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PensionBee Reveals 55% to Be Excited About the New Government Reviewing the Pensions System

In recent times, 35 to 44-year-olds have demonstrated the weakest pension confidence over the past six months according to PensionBee‘s Retirement Confidence Index. As a result, the incoming government must review the pensions and retirement savings system to instil more confidence. 

This is the view of 87 per cent of respondents in a PensionBee survey, with 92 per cent of 35 to 44-year-olds supporting it.

Additionally, maintaining the abolition of the Lifetime Allowance, a recent reversal in Labour’s plans was favoured by 61 per cent of respondents. Over a third (37 per cent) of respondents believed it encourages saving for the future. Meanwhile almost a quarter (24 per cent) noted that any changes would directly impact their retirement planning.

Meanwhile, the Conservatives’ ‘Triple Lock Plus’ policy, resonated with older voters, as almost two-thirds (65 per cent) of over 55s were aware of this policy and broadly understood its aims. Less than 10 per cent of over 55s were unaware of the policy, the lowest rate among all age groups.

Taxes and social care

A significant proportion (60 per cent) of respondents indicated they would likely vote for a party pledging to scrap inheritance tax. Previous research from PensionBee found that while 30 per cent of over 55s would like to see the tax abolished completely, only 15 per cent of young savers (age 18-34) shared this sentiment, instead favouring a more means-tested approach.

Prioritising the NHS and social care funding was highlighted as another priority, with almost 70 per cent of respondents stating they were likely to vote for a party that committed to increased spending in this area, even at the expense of higher taxes.

Sustainable investing and looking to the future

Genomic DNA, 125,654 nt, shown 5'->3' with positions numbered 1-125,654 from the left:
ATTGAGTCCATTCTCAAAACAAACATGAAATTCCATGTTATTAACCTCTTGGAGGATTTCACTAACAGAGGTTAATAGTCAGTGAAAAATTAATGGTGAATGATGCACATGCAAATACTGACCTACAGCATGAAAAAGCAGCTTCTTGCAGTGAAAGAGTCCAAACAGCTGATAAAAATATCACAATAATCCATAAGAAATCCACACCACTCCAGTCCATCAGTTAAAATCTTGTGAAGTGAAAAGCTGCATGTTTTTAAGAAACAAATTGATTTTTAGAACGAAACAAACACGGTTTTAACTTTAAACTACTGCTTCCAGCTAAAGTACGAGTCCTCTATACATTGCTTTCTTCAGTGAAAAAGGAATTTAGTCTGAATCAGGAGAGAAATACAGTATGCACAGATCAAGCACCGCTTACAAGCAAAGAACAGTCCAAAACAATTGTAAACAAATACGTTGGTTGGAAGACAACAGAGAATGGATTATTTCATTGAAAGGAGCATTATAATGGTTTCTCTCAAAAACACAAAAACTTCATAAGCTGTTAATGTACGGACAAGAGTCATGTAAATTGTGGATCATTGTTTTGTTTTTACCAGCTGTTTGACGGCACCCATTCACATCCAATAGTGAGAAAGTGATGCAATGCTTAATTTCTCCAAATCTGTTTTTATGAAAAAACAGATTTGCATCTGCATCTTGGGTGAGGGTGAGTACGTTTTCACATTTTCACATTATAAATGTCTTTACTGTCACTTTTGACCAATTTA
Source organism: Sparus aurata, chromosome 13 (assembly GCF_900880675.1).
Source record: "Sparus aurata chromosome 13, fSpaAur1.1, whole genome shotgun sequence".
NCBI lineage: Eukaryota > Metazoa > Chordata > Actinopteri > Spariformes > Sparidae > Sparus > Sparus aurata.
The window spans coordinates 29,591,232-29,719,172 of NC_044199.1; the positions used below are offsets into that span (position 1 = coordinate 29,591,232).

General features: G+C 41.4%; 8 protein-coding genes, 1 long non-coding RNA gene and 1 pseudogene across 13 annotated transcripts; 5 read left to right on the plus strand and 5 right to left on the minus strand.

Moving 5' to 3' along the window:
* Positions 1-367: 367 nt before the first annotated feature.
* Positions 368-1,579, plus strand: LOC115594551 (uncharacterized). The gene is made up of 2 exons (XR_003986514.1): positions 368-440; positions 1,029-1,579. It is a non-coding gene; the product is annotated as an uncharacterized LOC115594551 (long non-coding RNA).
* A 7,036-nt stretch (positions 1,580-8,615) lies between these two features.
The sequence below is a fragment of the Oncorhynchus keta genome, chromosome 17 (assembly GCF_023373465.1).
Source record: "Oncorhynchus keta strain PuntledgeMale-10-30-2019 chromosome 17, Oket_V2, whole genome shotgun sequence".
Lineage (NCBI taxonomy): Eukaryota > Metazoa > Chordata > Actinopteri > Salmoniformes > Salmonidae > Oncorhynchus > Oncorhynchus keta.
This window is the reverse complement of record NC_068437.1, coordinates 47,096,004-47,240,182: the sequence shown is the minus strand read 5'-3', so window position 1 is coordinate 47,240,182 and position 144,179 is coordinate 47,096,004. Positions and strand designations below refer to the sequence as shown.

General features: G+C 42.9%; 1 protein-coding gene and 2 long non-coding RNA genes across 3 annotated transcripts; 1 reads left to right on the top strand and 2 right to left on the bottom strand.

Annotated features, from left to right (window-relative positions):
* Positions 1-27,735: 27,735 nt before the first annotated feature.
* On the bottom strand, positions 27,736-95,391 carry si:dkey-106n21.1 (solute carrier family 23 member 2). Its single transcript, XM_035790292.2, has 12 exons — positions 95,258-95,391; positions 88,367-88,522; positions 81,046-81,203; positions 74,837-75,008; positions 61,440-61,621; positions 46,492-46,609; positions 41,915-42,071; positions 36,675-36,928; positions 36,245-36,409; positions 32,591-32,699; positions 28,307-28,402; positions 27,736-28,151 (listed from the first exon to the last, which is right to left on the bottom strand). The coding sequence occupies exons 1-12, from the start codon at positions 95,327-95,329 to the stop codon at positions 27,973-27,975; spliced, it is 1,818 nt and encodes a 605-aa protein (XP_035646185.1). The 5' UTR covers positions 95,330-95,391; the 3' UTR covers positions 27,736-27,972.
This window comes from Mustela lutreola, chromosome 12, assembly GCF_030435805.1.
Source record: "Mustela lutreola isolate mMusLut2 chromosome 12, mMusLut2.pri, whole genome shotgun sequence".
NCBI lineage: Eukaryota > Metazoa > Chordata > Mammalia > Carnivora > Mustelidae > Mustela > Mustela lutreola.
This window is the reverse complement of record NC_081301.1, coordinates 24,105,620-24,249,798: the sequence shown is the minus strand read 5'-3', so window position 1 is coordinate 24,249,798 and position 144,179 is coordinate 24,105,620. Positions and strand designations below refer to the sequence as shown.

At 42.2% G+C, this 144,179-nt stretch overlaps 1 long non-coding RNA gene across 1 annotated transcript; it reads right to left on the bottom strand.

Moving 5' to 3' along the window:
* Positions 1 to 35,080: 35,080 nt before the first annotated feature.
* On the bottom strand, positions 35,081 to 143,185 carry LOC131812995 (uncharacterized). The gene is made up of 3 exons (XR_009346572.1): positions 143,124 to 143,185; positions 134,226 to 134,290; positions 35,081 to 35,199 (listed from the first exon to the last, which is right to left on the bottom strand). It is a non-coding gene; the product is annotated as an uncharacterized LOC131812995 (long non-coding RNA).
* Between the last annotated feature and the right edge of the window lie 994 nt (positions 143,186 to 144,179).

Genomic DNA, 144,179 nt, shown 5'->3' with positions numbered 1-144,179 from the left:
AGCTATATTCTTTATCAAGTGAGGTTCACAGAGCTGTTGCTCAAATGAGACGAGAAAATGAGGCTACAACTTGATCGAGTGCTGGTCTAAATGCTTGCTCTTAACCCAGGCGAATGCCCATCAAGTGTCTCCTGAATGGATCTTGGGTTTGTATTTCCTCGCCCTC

Meanwhile, the Green Party’s pledge for pension funds to divest from fossil fuel assets by 2030 indicated a clear contrast from the preference of customers in PensionBee’s default plan. Almost two-thirds (65 per cent) of customers in the Tailored plan favoured continued investment in fossil fuels, citing profitability and the potential to drive change through AGM votes as reasons not to divest.

When asked about their feelings towards the future, overall respondents felt optimistic about a change of government (55 per cent), while more people (23 per cent) felt unsure rather than pessimistic (21 per cent) about the change. Younger savers were the most optimistic (68 per cent) about a new government, whereas those aged 65+ were the least (40 per cent) likely to express this sentiment.

Becky O’Connor, director of public affairs at PensionBee,
Becky O’Connor, director of public affairs at PensionBee

Becky O’Connor, director of public affairs at PensionBee, commented: “Pensions often face policy changes due to the costs involved for the Treasury in offering tax relief and the State Pension, but also because votes can be won or lost through adjustments to people’s retirement prospects.

Our survey clearly shows that voters are eager for meaningful reforms in some areas of the pension system and continuity in others, reflecting a broader need for financial security.

The ability for working people to build a decent pension is a key pillar of a well-functioning society and the incoming government has a significant opportunity to implement policies that foster confidence and trust among savers, ensuring a financially secure future for all.”


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